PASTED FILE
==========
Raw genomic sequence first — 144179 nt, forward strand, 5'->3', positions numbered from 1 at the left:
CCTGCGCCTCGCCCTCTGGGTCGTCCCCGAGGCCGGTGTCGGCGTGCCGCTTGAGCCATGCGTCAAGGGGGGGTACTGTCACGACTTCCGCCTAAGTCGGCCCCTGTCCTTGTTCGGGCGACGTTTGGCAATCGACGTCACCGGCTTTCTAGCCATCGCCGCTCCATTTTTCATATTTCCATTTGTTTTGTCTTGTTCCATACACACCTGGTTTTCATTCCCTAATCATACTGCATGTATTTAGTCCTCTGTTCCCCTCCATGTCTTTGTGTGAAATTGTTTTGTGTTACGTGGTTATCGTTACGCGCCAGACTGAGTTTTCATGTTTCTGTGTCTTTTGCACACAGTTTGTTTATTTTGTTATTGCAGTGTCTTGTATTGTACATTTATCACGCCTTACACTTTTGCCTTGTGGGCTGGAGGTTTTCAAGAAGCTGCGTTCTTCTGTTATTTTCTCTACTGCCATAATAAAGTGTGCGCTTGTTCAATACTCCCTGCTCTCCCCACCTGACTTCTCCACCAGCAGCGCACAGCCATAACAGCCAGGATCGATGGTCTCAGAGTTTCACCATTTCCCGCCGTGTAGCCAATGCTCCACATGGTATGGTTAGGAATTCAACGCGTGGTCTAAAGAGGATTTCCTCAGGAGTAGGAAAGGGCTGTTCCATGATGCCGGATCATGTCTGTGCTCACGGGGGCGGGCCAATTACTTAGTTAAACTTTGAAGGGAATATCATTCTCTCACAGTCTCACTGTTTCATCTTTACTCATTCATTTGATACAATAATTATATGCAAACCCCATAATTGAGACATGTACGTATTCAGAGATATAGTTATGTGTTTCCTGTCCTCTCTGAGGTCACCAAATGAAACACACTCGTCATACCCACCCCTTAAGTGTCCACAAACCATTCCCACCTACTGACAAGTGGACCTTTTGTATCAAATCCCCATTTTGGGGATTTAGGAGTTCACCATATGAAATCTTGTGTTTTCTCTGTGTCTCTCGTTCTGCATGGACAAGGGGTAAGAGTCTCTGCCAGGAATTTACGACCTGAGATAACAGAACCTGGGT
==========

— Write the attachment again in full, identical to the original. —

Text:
Raw genomic sequence first — 144179 nt, forward strand, 5'->3', positions numbered from 1 at the left:
CCTGCGCCTCGCCCTCTGGGTCGTCCCCGAGGCCGGTGTCGGCGTGCCGCTTGAGCCATGCGTCAAGGGGGGGTACTGTCACGACTTCCGCCTAAGTCGGCCCCTGTCCTTGTTCGGGCGACGTTTGGCAATCGACGTCACCGGCTTTCTAGCCATCGCCGCTCCATTTTTCATATTTCCATTTGTTTTGTCTTGTTCCATACACACCTGGTTTTCATTCCCTAATCATACTGCATGTATTTAGTCCTCTGTTCCCCTCCATGTCTTTGTGTGAAATTGTTTTGTGTTACGTGGTTATCGTTACGCGCCAGACTGAGTTTTCATGTTTCTGTGTCTTTTGCACACAGTTTGTTTATTTTGTTATTGCAGTGTCTTGTATTGTACATTTATCACGCCTTACACTTTTGCCTTGTGGGCTGGAGGTTTTCAAGAAGCTGCGTTCTTCTGTTATTTTCTCTACTGCCATAATAAAGTGTGCGCTTGTTCAATACTCCCTGCTCTCCCCACCTGACTTCTCCACCAGCAGCGCACAGCCATAACAGCCAGGATCGATGGTCTCAGAGTTTCACCATTTCCCGCCGTGTAGCCAATGCTCCACATGGTATGGTTAGGAATTCAACGCGTGGTCTAAAGAGGATTTCCTCAGGAGTAGGAAAGGGCTGTTCCATGATGCCGGATCATGTCTGTGCTCACGGGGGCGGGCCAATTACTTAGTTAAACTTTGAAGGGAATATCATTCTCTCACAGTCTCACTGTTTCATCTTTACTCATTCATTTGATACAATAATTATATGCAAACCCCATAATTGAGACATGTACGTATTCAGAGATATAGTTATGTGTTTCCTGTCCTCTCTGAGGTCACCAAATGAAACACACTCGTCATACCCACCCCTTAAGTGTCCACAAACCATTCCCACCTACTGACAAGTGGACCTTTTGTATCAAATCCCCATTTTGGGGATTTAGGAGTTCACCATATGAAATCTTGTGTTTTCTCTGTGTCTCTCGTTCTGCATGGACAAGGGGTAAGAGTCTCTGCCAGGAATTTACGACCTGAGATAACAGAACCTGGGT